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Carers unaware of flexible working options

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According to one of two pieces of research published by the Joseph Rowntree Foundation during National Work–Life Balance Week, working parents with dependent children and staff who care for older relatives are often unaware of the flexible work arrangements that could help them, even when their employers have adopted a formal ‘work–life balance’ policy. Investigation in six large workplaces offering family-friendly employment has found as many as half the employees – including those with caring responsibilities – were unaware of the options available.

Main findings
– All six workplaces had adopted a wide range of family-friendly employment policies, including compassionate leave, carer’s leave, flexitime, shift-swapping arrangements and voluntary reductions in hours worked. Yet 50 per cent of the employees surveyed were unaware of these options.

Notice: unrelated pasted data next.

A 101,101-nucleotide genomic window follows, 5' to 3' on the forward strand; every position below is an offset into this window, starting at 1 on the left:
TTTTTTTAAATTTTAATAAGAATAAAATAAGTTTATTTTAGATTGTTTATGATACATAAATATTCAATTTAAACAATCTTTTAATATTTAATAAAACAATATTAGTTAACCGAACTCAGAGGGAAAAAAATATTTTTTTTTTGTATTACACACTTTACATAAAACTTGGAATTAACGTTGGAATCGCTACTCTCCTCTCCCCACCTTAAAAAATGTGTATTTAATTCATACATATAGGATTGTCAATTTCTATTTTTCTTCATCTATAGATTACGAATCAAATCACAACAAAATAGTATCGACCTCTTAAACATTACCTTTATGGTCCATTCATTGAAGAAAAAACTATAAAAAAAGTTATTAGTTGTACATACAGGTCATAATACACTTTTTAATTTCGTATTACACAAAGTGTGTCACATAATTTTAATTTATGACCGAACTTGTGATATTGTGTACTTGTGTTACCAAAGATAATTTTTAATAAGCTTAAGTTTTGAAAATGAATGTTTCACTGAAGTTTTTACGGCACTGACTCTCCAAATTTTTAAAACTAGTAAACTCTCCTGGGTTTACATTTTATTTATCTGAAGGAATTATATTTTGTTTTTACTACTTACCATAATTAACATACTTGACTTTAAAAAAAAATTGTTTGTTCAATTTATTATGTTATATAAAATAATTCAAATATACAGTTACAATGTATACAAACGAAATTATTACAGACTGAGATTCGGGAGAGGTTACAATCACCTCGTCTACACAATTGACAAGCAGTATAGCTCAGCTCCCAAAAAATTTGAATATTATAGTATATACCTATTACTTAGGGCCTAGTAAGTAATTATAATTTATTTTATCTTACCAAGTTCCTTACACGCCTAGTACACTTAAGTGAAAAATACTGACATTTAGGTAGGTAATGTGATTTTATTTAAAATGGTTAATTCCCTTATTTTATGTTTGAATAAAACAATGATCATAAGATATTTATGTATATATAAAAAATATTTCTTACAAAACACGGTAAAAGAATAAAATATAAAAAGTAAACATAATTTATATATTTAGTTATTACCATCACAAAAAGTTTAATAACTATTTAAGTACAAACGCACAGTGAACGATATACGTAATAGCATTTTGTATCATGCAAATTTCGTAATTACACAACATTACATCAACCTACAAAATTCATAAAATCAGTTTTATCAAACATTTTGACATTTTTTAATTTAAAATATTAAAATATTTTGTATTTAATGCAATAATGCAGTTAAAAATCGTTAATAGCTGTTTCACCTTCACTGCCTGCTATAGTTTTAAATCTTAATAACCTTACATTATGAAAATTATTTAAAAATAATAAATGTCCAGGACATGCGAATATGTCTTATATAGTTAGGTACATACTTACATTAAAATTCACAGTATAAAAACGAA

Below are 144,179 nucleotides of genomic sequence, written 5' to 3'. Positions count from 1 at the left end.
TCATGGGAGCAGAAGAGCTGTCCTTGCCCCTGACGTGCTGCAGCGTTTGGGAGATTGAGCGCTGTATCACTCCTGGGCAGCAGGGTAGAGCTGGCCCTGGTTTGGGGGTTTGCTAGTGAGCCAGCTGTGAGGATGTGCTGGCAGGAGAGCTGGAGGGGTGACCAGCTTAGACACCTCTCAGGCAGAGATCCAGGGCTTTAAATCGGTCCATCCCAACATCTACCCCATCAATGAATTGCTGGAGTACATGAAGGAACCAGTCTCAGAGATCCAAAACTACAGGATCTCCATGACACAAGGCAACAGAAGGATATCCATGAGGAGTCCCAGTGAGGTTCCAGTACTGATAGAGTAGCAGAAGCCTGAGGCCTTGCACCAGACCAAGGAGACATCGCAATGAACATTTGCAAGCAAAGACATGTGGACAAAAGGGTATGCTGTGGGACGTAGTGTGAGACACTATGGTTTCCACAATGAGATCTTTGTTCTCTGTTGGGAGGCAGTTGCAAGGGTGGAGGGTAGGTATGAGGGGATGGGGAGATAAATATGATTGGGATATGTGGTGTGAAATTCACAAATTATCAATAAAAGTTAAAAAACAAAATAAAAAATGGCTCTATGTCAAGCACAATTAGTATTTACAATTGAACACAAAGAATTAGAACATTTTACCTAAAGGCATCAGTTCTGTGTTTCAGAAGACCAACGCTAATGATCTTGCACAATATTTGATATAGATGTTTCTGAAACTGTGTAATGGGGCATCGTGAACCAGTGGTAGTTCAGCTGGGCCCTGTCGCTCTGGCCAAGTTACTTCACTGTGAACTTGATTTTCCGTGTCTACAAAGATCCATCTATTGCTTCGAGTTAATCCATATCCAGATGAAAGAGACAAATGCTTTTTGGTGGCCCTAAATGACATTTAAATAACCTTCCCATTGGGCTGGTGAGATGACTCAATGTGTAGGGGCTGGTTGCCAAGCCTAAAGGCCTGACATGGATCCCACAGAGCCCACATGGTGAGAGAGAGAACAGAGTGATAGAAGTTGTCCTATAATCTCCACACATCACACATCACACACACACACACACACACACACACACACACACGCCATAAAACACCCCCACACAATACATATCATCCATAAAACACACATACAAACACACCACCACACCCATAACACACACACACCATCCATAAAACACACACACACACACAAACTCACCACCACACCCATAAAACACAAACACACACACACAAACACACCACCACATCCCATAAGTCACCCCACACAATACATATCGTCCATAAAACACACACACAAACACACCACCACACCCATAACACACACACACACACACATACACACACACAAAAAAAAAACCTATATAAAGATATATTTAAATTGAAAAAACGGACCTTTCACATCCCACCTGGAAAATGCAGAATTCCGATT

– Managers’ knowledge of work–life balance policies varied between organisations. Supermarket managers were particularly well informed, while awareness among local government managers was lower than expected.

– Most managers were sympathetic to carers’ needs, but felt there was a lack of training, guidance and consultation about work–life balance issues. Some also voiced concern that demanding service delivery targets were making it more difficult to agree to unpaid leave and other requests for flexibility from carers. Reorganisation and leaner staffing arrangements in local authorities and banks had also created barriers to the effective implementation of family-friendly employment policies.

– Managerial discretion played an important part in enabling employees to balance their work and caring responsibilities. Some carers thought this had led to inequalities in the way that individual staff were treated.

– Only a minority of carers made use of formal care services for children and older or disabled people, and employers had little contact with local service providers.

Sue Yeandle, co-author of the study, said: “Employers should clearly be doing more to raise awareness of their family-friendly employment policies among the workforce. The need for better training in how to implement those policies fairly, identified by many managers, is another area that needs to be addressed.”

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